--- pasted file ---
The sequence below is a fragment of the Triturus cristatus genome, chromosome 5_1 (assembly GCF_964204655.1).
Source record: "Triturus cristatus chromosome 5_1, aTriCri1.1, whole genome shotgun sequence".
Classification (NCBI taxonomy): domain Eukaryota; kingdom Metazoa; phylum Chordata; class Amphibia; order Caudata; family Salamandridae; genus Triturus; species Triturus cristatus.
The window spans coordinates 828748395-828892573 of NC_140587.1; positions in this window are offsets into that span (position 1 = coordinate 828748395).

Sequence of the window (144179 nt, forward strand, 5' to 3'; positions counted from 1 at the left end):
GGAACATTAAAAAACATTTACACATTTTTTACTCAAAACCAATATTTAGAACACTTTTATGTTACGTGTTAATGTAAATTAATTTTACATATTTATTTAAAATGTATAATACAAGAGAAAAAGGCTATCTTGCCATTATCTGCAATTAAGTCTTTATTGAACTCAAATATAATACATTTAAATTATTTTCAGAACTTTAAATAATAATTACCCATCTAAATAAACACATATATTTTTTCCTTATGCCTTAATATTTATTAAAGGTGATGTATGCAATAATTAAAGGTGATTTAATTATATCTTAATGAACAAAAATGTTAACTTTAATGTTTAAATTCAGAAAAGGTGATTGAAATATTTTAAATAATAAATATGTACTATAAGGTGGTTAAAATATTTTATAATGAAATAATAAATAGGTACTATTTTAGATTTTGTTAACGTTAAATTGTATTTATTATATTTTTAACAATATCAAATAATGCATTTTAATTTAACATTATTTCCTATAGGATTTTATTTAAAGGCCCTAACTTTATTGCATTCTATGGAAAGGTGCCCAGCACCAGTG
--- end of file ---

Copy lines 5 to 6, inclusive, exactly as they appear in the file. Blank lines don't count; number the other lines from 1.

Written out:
Sequence of the window (144179 nt, forward strand, 5' to 3'; positions counted from 1 at the left end):
GGAACATTAAAAAACATTTACACATTTTTTACTCAAAACCAATATTTAGAACACTTTTATGTTACGTGTTAATGTAAATTAATTTTACATATTTATTTAAAATGTATAATACAAGAGAAAAAGGCTATCTTGCCATTATCTGCAATTAAGTCTTTATTGAACTCAAATATAATACATTTAAATTATTTTCAGAACTTTAAATAATAATTACCCATCTAAATAAACACATATATTTTTTCCTTATGCCTTAATATTTATTAAAGGTGATGTATGCAATAATTAAAGGTGATTTAATTATATCTTAATGAACAAAAATGTTAACTTTAATGTTTAAATTCAGAAAAGGTGATTGAAATATTTTAAATAATAAATATGTACTATAAGGTGGTTAAAATATTTTATAATGAAATAATAAATAGGTACTATTTTAGATTTTGTTAACGTTAAATTGTATTTATTATATTTTTAACAATATCAAATAATGCATTTTAATTTAACATTATTTCCTATAGGATTTTATTTAAAGGCCCTAACTTTATTGCATTCTATGGAAAGGTGCCCAGCACCAGTG